Translation and Networking

The primary aim of the Translation and Networking work package is to build links between universities and industry to make sure that quantum sensors move from the laboratory to become real products.

This is being achieved through

  • identifying industries which have products that can benefit from quantum sensors
  • raising awareness amongst engineers and scientists in industry on what state-of-the-art quantum sensors can deliver through workshops and other events
  • creating practical examples (demonstrators) of systems that incorporate the next generation of quantum sensors and which are relevant to the needs of industry or the final users

We are working to build an informed community of users to whom we’re demonstrating the relevance of quantum sensors.

Drawing of a portable ultra-precise optical clock

Drawing of a portable ultra-precise optical clock

Market Opportunities for Rydberg Based GHz to THz Sensors

In 2016, we issues a call for new academic collaborations with academic groups whose research aligns with and complements the activities and capabilities of hub partners. In August 2016, we provided a grant to Kevin Weatherill at Durham University so that they could develop a better understanding of the market opportunities for Rydberg atom sensor technologies.

Weatherill commissioned M Squared, a photonics and quantum technology company, to carry out a market review. The report was completed in March 2017. Please find below an executive summary plus a download link to the full report.

Executive Summary

Terahertz radiation presents a myriad of opportunities for sensing and imaging. Many envisaged THz applications arise from the fact that specific rotations, vibrations or librations of molecules and molecular aggregates occur in this frequency range.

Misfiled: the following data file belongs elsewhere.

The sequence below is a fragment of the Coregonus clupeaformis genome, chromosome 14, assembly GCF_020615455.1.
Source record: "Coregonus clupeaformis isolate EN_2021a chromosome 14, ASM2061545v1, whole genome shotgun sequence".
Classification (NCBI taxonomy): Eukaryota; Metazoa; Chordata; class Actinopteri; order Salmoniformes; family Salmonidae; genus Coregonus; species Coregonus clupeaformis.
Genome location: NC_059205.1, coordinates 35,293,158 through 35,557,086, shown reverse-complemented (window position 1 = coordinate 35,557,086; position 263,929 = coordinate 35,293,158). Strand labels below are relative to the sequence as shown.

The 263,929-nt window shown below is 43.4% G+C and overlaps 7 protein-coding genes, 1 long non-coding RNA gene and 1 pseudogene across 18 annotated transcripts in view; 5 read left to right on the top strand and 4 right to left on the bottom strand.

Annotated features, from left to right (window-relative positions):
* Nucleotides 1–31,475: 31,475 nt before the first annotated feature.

THz radiation can: pass through many materials that are opaque in the visible region (e.g. clothing, plastics and paper), allow the spectroscopic distinction of liquids and solids such as explosives, drugs and biomolecules, monitor spatial distributions of chemicals and pharmaceutical active ingredients, and identify defects by strong scattering conditions. Furthermore, THz radiation is non-ionizing and safe in comparison to x-rays. These sensing and imaging attributes enables a large variety of applications for the hyperspectral detection and identification of molecules in diverse areas.

Examples of the main application areas of THz imaging currently include:

  • Stand-off detection of hidden objects and weapons
  • Non-invasive medical and dental diagnostics
  • Detection of cracks and defects in materials
  • Non-destructive rapid fault isolation in integrated circuit packages
  • Drug discovery and formulation analysis of coatings and cores
  • Non-contact imaging for conservation of paintings, !manuscripts and artefacts
  • Monitoring of crop and plant hydration levels

The terahertz region of the electromagnetic spectrum sits between the well exploited optical and radio wavelengths; beyond the long-wave infrared, yet shorter than the sub-millimetre wave band. The technology in this spectral region (Generally defined as being between 0.3-10 THz) is significantly less well advanced than for the optical and radio bands, leading to what has become known as the ‘terahertz gap’. Despite research and development in this area of high potential since the 1960’s, the source and detector technology required for effective implementation has remained frustratingly complex, expensive, impractical, and ultimately lacking the necessary performance.

Rydberg methods presented here offer an opportunity to harness this spectral region in a simple
method that offers direct spectrally resolved THz imaging and field measurements traceable to SI

Download the full report (pdf)

Next steps

Based upon this report, our Application and Technology Exploitation Panel invited Durham to submit an application for further funding in this area, and Kevin Weatherill’s proposal was approved for funding. We have now agreed, subject to contract, to fund the development of a very sensitive microwave and terahertz (THz) detector using Rydberg atoms.

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